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Adolescent Girls Strive For a Better Future in Post-Earthquake Nepal

Sumita, a 17-year-old from Nepal, recalled the role of girls immediately following a 7.8 magnitude earthquake that devastated the country last April.

“As girls, we did not feel included,” she said. “No one asked for our opinion.”

With the help of Plan International, however, that situation is changing.

The 2015 earthquake in Nepal had a major impact on women and girls. With hundreds and thousands of latrines, canals, and toilets destroyed, lack of water, and poor living conditions, many of these women and girls did not have the privacy they needed, which ultimately had a tremendous impact on both their personal hygiene, and their security.

“All of the houses collapsed and there was no school,” said 16-year-old Shirisha. “We were sharing spaces and had no privacy.”

Recognizing that young adolescent girls aged 12-18 were not actively participating in protection services being offered at the community level, Plan International set up Adolescent-Friendly Spaces throughout Nepal. These safe spaces enabled young girls to come together to share their challenges, discuss private issues, and seek counseling and support from a trained female facilitator.

These spaces also enabled girls to learn about the serious protection risks that they face in the wake of a disaster, including increased risk of child marriage, trafficking, sexual abuse, and exploitation. Each Adolescent-Friendly Space would bring together about 23 girls – married and unmarried, and some pregnant or with young children.

Away from their partners, parents, and in-laws, over a five-month period, these girls got together to discuss issues ranging from sexual and reproductive health, family planning, and girls’ rights.

Here are five young girls who are learning that, despite being in the midst of destruction and despair, being a young girl means that their rights to protection, choice, and an education remain stronger than ever.

Sumita is empowered to defend girls' rights.

Sumita, 17

“Whatever I learned, my family thought it was nonsense, but learning about reproductive health means that we can start thinking about family planning.

“It is important that everyone attends these classes, especially our mothers-in-law. They think about their sons only and do not think we should ask for our rights. If the community learns about the rights of girls, then people will change.

“Being a girl, we can lead the community. Our Nepal prime minister is a female and an example to us. My family does not support my studies, but I want to prove to them that I can succeed.”

Namuma is speaking out against the practice of early child marriage in her community.

Namuna, 17

“If you get married early, then you may not practice safe sex and you will likely contract diseases. Marriage becomes an obstacle, because you can’t move forward when you get married young.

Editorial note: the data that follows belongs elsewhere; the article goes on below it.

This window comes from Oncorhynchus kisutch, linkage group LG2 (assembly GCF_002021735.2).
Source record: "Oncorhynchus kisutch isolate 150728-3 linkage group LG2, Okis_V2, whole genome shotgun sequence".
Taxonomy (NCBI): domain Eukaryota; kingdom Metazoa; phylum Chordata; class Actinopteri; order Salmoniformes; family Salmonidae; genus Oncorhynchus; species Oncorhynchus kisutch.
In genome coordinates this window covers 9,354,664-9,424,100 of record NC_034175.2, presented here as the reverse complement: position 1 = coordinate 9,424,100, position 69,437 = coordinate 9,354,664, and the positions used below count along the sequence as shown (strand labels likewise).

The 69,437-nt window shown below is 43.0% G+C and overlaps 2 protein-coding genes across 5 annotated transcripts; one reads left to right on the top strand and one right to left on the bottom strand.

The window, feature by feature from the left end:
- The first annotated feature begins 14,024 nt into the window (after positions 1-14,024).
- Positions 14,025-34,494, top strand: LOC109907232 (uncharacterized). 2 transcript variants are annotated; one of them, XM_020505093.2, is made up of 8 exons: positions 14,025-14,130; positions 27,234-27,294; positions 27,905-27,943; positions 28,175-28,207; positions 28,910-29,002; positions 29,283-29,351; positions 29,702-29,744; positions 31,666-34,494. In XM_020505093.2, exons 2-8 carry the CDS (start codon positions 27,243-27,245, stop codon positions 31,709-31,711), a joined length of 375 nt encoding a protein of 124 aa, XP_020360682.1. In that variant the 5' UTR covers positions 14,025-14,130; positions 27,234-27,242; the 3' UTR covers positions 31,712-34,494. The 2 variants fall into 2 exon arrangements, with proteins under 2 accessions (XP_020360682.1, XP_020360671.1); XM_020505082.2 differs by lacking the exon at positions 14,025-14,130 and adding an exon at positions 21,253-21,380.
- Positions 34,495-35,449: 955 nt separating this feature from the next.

“I do not want to have another baby. I want to be the best mother for my baby now and focus on her growth and development, but I want to wait before thinking about another child. I try and defend my reasoning for not having sex, but sometimes, my husband is not convinced.

“Being a girl, I am able to go to school, because my older brother is funding my studies. Moving forward, we want to learn new skills, so that people will not want to go abroad – they will want to stay in Nepal.

“When I am older, I want to be a journalist. I want to explore the real facts and issues and make sure we are not punishing innocent people. I want to make sure people have a voice and the real situations are being seen.”

Asmita now is confident in speaking up for girls' rights.

Asmita, 17

“Before, we did not have confidence, due to how we were treated. Even in our education, we did not feel that we were treated equally. Now we can go to school and feel the same as boys.”

Maya, 16

“We are all equal and we all have the right to make our own choice."

“Whatever we learn about reproductive health, we should be able to do in practice. The boys should acknowledge these issues and not force us to have sex and do things we do not want to do.”

Sharisha is fighting for her rights.

Shirisha, 16

“Being a girl during the earthquake was difficult. All of the houses collapsed and there was no school. We were sharing spaces and had no privacy.

“During our menstruation, we felt so uncomfortable. The good thing that came from the earthquake is that before, we had to go to the goat shed during our menstruation time. Now after the earthquake, we can remain in the same house as our family (as we all share one space).

“We can even enter the kitchen and interact with the family. We just can’t go to any religious places.”

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